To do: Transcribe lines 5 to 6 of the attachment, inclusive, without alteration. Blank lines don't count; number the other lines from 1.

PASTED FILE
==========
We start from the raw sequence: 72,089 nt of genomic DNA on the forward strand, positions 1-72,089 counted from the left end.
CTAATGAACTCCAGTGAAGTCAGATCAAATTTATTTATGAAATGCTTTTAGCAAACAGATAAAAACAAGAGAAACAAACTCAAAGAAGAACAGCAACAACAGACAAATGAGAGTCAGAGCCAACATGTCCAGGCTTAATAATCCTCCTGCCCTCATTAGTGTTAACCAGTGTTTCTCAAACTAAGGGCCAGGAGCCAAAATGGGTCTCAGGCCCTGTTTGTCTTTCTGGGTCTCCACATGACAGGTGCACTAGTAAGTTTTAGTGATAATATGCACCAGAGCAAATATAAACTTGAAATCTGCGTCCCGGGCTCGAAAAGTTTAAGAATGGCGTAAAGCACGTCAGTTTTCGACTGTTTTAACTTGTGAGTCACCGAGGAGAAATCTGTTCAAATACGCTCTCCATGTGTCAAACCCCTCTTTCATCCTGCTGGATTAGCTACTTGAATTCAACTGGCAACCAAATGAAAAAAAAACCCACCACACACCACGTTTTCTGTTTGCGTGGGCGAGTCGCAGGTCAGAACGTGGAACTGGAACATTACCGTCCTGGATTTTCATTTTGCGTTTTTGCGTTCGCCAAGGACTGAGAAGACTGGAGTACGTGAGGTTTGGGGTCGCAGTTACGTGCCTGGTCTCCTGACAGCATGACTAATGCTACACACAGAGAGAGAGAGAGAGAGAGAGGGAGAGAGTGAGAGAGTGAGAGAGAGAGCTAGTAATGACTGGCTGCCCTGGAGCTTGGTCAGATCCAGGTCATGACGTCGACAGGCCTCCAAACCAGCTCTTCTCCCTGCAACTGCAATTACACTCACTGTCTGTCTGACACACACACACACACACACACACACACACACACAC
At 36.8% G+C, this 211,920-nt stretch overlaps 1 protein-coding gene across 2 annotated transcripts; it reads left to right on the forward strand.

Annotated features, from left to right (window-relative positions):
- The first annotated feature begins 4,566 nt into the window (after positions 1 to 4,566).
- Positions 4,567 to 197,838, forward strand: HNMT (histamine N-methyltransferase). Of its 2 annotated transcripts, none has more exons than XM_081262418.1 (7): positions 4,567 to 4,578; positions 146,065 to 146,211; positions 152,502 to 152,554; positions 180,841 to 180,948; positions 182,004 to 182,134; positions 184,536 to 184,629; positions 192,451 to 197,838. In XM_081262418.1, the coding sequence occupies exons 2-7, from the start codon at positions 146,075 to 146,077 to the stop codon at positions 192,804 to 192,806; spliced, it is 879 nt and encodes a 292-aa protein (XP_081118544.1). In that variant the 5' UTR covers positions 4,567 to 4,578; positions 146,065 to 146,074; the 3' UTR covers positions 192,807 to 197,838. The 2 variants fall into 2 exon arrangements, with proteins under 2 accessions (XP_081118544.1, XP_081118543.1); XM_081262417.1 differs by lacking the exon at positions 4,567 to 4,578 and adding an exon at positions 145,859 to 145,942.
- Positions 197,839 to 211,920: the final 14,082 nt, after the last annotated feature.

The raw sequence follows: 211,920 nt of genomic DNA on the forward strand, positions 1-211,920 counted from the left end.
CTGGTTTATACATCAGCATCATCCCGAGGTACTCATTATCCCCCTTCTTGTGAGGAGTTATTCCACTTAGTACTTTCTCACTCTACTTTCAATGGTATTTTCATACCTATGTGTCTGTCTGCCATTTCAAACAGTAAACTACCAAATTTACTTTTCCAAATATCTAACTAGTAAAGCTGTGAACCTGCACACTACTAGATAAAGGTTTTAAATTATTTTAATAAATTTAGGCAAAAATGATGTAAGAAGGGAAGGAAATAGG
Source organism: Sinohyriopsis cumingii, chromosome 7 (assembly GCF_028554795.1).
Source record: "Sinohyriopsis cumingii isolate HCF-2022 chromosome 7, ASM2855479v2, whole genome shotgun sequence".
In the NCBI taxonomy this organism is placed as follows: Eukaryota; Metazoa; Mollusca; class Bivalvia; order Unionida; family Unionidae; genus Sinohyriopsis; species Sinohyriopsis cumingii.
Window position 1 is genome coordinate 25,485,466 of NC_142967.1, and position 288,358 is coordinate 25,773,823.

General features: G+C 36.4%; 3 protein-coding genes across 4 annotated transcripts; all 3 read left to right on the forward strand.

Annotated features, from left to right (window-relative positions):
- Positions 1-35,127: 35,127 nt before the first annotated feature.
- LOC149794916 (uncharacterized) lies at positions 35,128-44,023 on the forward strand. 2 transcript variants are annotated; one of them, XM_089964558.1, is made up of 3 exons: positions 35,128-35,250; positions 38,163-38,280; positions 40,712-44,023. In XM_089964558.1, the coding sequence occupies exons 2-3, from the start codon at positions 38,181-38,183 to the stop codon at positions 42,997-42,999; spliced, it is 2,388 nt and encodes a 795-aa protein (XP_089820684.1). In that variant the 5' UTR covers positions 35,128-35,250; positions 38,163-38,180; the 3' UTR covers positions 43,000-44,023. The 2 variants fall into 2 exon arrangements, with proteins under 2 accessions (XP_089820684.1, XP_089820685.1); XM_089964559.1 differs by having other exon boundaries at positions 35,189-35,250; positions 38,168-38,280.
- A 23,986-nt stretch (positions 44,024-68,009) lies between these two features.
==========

- The first annotated feature begins 4,566 nt into the window (after positions 1 to 4,566).
- Positions 4,567 to 197,838, forward strand: HNMT (histamine N-methyltransferase). Of its 2 annotated transcripts, none has more exons than XM_081262418.1 (7): positions 4,567 to 4,578; positions 146,065 to 146,211; positions 152,502 to 152,554; positions 180,841 to 180,948; positions 182,004 to 182,134; positions 184,536 to 184,629; positions 192,451 to 197,838. In XM_081262418.1, the coding sequence occupies exons 2-7, from the start codon at positions 146,075 to 146,077 to the stop codon at positions 192,804 to 192,806; spliced, it is 879 nt and encodes a 292-aa protein (XP_081118544.1). In that variant the 5' UTR covers positions 4,567 to 4,578; positions 146,065 to 146,074; the 3' UTR covers positions 192,807 to 197,838. The 2 variants fall into 2 exon arrangements, with proteins under 2 accessions (XP_081118544.1, XP_081118543.1); XM_081262417.1 differs by lacking the exon at positions 4,567 to 4,578 and adding an exon at positions 145,859 to 145,942.